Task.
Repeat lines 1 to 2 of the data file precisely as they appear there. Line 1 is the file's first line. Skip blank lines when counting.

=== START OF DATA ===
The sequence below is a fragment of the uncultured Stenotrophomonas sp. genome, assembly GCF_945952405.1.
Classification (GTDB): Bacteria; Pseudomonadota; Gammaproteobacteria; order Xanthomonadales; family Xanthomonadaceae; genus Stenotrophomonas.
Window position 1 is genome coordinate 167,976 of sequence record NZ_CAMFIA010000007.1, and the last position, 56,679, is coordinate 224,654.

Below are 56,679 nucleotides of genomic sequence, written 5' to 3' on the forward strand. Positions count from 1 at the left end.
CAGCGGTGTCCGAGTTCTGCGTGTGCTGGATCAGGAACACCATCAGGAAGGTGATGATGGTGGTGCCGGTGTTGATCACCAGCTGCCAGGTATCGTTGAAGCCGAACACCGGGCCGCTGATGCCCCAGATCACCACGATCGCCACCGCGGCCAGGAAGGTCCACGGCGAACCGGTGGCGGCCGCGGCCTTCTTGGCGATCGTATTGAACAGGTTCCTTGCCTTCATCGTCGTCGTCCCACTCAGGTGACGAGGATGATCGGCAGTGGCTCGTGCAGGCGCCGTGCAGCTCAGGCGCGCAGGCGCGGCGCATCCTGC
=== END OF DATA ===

The sequence below is a fragment of the uncultured Stenotrophomonas sp. genome, assembly GCF_945952405.1.
Classification (GTDB): Bacteria; Pseudomonadota; Gammaproteobacteria; order Xanthomonadales; family Xanthomonadaceae; genus Stenotrophomonas.